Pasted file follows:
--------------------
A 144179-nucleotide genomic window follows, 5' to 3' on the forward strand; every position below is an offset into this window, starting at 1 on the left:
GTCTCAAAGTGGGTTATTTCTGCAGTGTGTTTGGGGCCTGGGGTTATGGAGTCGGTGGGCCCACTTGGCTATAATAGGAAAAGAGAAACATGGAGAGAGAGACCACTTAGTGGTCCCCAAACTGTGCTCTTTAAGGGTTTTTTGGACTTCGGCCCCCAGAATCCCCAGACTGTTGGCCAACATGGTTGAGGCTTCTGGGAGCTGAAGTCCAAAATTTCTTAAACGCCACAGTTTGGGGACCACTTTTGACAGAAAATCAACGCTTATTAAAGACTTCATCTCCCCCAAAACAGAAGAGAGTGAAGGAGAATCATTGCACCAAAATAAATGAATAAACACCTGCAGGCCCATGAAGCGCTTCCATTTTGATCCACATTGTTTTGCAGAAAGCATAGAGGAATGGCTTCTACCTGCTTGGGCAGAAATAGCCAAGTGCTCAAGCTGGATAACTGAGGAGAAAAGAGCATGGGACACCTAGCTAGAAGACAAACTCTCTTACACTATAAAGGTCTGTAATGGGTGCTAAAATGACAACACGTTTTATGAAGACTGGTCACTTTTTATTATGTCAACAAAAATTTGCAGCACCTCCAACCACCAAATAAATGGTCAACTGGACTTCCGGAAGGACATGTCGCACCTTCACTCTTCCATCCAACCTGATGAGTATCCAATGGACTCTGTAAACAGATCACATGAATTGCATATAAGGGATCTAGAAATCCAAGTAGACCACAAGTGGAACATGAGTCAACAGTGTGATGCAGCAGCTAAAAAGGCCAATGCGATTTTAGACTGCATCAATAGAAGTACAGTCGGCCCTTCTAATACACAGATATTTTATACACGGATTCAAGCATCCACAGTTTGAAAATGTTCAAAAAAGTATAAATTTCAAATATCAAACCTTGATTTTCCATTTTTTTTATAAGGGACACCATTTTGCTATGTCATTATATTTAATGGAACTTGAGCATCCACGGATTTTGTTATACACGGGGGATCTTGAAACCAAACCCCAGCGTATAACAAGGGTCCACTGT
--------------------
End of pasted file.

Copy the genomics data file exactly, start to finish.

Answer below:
A 144179-nucleotide genomic window follows, 5' to 3' on the forward strand; every position below is an offset into this window, starting at 1 on the left:
GTCTCAAAGTGGGTTATTTCTGCAGTGTGTTTGGGGCCTGGGGTTATGGAGTCGGTGGGCCCACTTGGCTATAATAGGAAAAGAGAAACATGGAGAGAGAGACCACTTAGTGGTCCCCAAACTGTGCTCTTTAAGGGTTTTTTGGACTTCGGCCCCCAGAATCCCCAGACTGTTGGCCAACATGGTTGAGGCTTCTGGGAGCTGAAGTCCAAAATTTCTTAAACGCCACAGTTTGGGGACCACTTTTGACAGAAAATCAACGCTTATTAAAGACTTCATCTCCCCCAAAACAGAAGAGAGTGAAGGAGAATCATTGCACCAAAATAAATGAATAAACACCTGCAGGCCCATGAAGCGCTTCCATTTTGATCCACATTGTTTTGCAGAAAGCATAGAGGAATGGCTTCTACCTGCTTGGGCAGAAATAGCCAAGTGCTCAAGCTGGATAACTGAGGAGAAAAGAGCATGGGACACCTAGCTAGAAGACAAACTCTCTTACACTATAAAGGTCTGTAATGGGTGCTAAAATGACAACACGTTTTATGAAGACTGGTCACTTTTTATTATGTCAACAAAAATTTGCAGCACCTCCAACCACCAAATAAATGGTCAACTGGACTTCCGGAAGGACATGTCGCACCTTCACTCTTCCATCCAACCTGATGAGTATCCAATGGACTCTGTAAACAGATCACATGAATTGCATATAAGGGATCTAGAAATCCAAGTAGACCACAAGTGGAACATGAGTCAACAGTGTGATGCAGCAGCTAAAAAGGCCAATGCGATTTTAGACTGCATCAATAGAAGTACAGTCGGCCCTTCTAATACACAGATATTTTATACACGGATTCAAGCATCCACAGTTTGAAAATGTTCAAAAAAGTATAAATTTCAAATATCAAACCTTGATTTTCCATTTTTTTTATAAGGGACACCATTTTGCTATGTCATTATATTTAATGGAACTTGAGCATCCACGGATTTTGTTATACACGGGGGATCTTGAAACCAAACCCCAGCGTATAACAAGGGTCCACTGT